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Atkins left mark on multiple generations in Paulding
by Tom Spigolon
May 21, 2014 03:31 PM | 2321 views | 0 0 comments | 16 16 recommendations | email to a friend | print
Staff / Samantha M. Shal<br>From left, Northside Elementary first-grade teacher Kimberly Gramling grades tests with the help of retired kindergarten teacher Donna Atkins.
Staff / Samantha M. Shal
From left, Northside Elementary first-grade teacher Kimberly Gramling grades tests with the help of retired kindergarten teacher Donna Atkins.
Donna Atkins always had a passion for teaching “little people,” as she called her kindergarten students.

But she saw other potential teachers not getting their chance to work in the profession so she opted to move on – to a retiree’s life after 28 years in Paulding County schools.

Atkins retired earlier this year after spending most of her career as a kindergarten teacher in Paulding County schools, teaching at Dallas and Northside elementary schools.

The Smyrna native grew up near the town’s famed Concord Covered Bridge and graduated from Osborne High School.

After earning bachelor’s and master’s degrees from Kennesaw State University, she began her career in the Paulding County School District at Dallas Elementary School.

She recalled Paulding was a high-quality, but small and mostly-rural system when she first began work there in 1985.

“I was impressed,” she said. “They were really friendly and wanting to improve.”

Her parents also bought land in the Burnt Hickory community and she decided to move to the Braswell Mountain area. She remained at Dallas for eight years before moving to Northside Elementary School when it opened in 1993.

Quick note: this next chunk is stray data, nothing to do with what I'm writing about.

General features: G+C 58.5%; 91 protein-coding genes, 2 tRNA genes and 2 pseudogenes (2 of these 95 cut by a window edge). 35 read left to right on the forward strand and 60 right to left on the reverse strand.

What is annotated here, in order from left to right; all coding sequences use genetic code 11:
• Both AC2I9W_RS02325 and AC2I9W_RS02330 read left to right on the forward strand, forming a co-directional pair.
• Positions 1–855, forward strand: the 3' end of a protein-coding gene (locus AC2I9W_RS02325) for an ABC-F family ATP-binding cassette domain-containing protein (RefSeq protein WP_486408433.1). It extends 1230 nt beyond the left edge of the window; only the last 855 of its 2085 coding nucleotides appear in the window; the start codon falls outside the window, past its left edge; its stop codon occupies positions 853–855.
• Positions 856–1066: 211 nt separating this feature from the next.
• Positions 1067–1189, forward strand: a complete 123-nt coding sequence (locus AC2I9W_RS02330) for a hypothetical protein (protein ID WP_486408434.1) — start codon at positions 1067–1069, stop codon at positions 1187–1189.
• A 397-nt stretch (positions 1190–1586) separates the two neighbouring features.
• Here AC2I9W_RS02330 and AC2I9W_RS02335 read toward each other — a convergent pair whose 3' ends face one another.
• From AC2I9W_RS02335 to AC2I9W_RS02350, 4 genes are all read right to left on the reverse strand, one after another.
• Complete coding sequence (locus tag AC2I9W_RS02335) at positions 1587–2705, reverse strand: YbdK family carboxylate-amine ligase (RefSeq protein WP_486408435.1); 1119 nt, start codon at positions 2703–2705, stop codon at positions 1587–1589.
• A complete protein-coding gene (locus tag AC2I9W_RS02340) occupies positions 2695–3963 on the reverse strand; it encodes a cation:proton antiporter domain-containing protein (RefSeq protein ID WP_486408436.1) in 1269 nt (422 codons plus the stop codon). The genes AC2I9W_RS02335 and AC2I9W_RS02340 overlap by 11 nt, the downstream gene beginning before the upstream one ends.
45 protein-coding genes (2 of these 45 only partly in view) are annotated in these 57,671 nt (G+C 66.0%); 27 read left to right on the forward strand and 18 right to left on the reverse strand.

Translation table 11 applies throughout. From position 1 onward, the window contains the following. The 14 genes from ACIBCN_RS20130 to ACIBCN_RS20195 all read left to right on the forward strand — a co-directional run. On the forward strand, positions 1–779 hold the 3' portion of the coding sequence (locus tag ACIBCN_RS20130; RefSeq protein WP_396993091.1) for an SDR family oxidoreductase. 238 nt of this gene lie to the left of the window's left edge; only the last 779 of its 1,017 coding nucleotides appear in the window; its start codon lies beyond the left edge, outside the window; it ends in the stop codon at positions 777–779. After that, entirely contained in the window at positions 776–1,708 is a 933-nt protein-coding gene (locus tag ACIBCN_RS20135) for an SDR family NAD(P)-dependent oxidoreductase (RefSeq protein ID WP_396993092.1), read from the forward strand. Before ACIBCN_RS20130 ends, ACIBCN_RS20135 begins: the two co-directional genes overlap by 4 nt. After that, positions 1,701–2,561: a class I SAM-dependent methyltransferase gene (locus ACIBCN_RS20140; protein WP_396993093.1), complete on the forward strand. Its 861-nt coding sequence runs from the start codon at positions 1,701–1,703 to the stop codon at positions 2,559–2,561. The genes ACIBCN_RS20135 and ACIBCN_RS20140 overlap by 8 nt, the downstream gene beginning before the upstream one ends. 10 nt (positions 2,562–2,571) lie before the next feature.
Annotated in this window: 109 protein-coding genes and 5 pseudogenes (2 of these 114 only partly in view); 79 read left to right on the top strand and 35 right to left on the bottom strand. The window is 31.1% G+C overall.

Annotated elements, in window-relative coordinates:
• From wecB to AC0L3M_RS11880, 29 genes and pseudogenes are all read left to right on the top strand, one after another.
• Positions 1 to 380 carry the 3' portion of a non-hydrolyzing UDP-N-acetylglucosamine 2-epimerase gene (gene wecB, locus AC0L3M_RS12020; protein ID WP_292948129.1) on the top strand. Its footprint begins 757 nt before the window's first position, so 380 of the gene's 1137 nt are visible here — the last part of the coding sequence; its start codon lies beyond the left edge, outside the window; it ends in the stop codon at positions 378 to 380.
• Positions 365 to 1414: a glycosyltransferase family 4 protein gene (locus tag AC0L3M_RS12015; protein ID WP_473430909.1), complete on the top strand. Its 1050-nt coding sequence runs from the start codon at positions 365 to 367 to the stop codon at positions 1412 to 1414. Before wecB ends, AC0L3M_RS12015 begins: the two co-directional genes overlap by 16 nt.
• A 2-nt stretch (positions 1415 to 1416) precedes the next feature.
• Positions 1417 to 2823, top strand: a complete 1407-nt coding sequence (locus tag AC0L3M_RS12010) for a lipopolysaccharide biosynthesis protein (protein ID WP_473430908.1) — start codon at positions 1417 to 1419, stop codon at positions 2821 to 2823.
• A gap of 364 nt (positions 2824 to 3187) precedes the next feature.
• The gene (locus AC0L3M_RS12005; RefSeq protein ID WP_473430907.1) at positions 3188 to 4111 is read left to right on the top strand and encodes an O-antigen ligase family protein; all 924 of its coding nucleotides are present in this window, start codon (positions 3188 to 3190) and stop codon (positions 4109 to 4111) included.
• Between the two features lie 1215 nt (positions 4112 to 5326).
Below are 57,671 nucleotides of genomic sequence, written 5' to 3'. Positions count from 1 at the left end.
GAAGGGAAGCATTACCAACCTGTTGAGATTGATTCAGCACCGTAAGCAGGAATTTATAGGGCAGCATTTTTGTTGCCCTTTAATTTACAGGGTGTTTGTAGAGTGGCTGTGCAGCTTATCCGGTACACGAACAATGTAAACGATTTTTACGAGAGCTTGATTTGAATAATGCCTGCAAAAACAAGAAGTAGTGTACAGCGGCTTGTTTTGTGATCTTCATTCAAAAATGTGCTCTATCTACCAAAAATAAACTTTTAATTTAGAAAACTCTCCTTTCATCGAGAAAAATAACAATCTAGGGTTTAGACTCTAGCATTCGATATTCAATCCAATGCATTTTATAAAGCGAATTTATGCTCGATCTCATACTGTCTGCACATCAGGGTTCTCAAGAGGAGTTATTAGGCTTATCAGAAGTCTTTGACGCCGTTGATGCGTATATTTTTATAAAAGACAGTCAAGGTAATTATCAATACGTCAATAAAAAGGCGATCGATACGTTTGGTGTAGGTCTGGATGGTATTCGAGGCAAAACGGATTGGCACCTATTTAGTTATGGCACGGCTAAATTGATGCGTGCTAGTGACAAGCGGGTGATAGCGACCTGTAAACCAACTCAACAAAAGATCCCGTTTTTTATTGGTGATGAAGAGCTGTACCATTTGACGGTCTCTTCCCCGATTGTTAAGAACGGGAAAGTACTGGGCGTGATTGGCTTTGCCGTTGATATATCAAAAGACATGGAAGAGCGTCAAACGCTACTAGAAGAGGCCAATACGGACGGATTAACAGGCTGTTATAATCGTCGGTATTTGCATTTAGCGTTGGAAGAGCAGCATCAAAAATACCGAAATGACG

“I loved teaching out here,” she said.

She said she eventually found herself teaching the children of former students – and even worked with a teacher whom Atkins had taught as a kindergartner.

“I watched a lot of families grow up,” she said. “I can’t go in Wal-Mart without seeing somebody I taught.”

Modern kindergartners now often enter school familiar with what formerly was considered third- or fourth-grade-level subject matter, she said.

“[Kindergarten] used to be a lot more developmental,” Atkins said. “Now, they’re smarter. They come in knowing more.”

She said she decided to retire after seeing young teachers have difficulty finding work because of lack of open positions.

“I just felt it was time to pass the bar down,” she said.

Now, she has time to spend with her grandchildren. She also has volunteered at Burnt Hickory Elementary, which her granddaughter attends.

She also still has praise for the Paulding County School District.

“It’s so accepting of new [students], and diversity,” Atkins said. “You would not believe the dedication of the teachers.”

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